Not sure what I’ll do with it

Since my invention last year of a font format dedicated to handwriting on plotters (how’s that for niche?). I’ve decided to capture the kids’ progress through the years.


Robin’s second capture.


Esther’s first go.

We’ll at least plot some stuff with their handwriting so they can link their work with something tangible. Maybe in a few years there will be something cool to do with the progression, but the essence alone is a cool thing to have captured.

Glenwoods side by side

I compared the stoves a little closer to make sure the pieces would fit between each other. I was able to confirm that this new find is an absolute score. What luck to find it, it’s going to save me time, money, and the result will be a thousand times better. And we’ll have some spare parts if we need them.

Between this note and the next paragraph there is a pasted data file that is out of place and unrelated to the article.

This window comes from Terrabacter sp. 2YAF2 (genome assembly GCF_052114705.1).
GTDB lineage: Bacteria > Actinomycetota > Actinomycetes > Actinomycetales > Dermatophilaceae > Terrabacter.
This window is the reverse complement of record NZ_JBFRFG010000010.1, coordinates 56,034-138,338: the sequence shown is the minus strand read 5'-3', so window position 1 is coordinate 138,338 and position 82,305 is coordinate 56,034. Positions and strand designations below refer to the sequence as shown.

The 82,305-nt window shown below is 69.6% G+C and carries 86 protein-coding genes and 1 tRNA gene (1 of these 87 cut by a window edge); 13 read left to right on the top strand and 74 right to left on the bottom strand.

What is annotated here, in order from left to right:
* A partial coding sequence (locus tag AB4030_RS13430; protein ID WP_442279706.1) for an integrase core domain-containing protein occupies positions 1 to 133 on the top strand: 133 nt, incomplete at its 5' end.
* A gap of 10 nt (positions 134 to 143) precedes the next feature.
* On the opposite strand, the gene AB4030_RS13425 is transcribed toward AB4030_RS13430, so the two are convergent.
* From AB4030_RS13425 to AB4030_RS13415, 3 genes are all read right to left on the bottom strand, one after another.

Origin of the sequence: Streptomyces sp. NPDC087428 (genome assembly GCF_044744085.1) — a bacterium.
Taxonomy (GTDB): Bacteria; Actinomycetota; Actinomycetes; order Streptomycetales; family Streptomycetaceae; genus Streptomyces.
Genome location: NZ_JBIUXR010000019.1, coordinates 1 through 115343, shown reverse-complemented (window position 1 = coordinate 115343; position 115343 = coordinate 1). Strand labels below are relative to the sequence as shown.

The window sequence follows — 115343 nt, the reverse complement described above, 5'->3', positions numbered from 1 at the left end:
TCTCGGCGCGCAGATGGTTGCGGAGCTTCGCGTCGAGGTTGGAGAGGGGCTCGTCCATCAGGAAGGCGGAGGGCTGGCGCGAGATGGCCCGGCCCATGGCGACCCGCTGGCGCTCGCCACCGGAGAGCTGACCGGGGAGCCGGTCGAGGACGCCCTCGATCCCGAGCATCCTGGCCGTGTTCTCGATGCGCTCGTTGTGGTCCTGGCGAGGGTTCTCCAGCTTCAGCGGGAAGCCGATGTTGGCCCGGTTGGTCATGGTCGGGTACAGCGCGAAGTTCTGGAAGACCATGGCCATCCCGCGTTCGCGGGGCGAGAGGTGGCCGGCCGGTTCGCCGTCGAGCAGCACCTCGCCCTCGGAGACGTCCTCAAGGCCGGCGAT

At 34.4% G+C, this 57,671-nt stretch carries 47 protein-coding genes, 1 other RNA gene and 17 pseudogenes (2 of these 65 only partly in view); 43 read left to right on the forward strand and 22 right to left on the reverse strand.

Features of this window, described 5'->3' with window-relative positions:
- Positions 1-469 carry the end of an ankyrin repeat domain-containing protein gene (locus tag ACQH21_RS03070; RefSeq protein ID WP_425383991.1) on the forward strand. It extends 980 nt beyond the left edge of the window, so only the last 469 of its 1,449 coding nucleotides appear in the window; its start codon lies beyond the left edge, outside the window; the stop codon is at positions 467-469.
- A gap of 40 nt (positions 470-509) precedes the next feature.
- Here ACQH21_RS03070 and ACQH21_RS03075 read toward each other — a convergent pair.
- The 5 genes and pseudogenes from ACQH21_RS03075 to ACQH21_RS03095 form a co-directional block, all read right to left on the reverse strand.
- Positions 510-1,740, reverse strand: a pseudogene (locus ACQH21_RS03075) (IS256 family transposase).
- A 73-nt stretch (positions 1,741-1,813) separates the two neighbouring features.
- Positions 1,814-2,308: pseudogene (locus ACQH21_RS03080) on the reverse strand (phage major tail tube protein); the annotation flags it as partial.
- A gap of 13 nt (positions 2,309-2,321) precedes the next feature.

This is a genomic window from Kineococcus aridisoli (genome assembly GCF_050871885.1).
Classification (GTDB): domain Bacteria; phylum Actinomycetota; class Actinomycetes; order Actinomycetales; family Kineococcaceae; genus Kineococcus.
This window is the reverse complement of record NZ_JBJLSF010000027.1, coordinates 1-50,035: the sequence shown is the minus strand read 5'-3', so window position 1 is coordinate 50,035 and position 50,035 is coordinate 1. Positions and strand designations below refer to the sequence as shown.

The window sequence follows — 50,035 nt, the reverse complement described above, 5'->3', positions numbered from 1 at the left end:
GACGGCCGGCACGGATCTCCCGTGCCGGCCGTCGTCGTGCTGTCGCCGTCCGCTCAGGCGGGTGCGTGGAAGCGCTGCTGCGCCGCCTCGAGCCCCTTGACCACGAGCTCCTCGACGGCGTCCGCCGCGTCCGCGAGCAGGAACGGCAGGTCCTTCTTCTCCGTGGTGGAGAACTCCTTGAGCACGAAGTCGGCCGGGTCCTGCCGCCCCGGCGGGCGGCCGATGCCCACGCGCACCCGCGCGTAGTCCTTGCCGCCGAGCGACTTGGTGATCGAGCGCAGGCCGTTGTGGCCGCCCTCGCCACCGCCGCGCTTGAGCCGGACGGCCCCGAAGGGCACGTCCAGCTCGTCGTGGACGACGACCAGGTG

My main piece of concern was the top of the oven box, where strong fires can eat at the iron over time. You can see all the cracks and other weak areas on the top piece, but the same piece in the new stove is in perfect shape!


In that same region where fires burn hottest, the frame supporting cook lids had been eaten at. Once again, the new part is perfect.


The 2 siblings side by side, one is a model C, the other a model C-H. I cannot figure out what that could possibly mean, but the C seems to have more than the C-H.

Ash removal from the bottom of the burn chamber, a very common configuration.

Ash removal from the side.

There’s a lot more odd parts here and there that will nicely merge to make a complete cook stove.

All parts have dates ranging from 1904 to 1917, I’m not sure why that is. I do wonder if they were cast at different years and then assembled together. If that’s true I’m not sure what the date of assembly is. There’s still a lot of unknown about this stove, possibly a lot that will never be known again.

Icy Pond Rock Skipping

Throwing rocks on icy ponds makes crazy noises, a phenomenon most prevalent on the first ice of the year.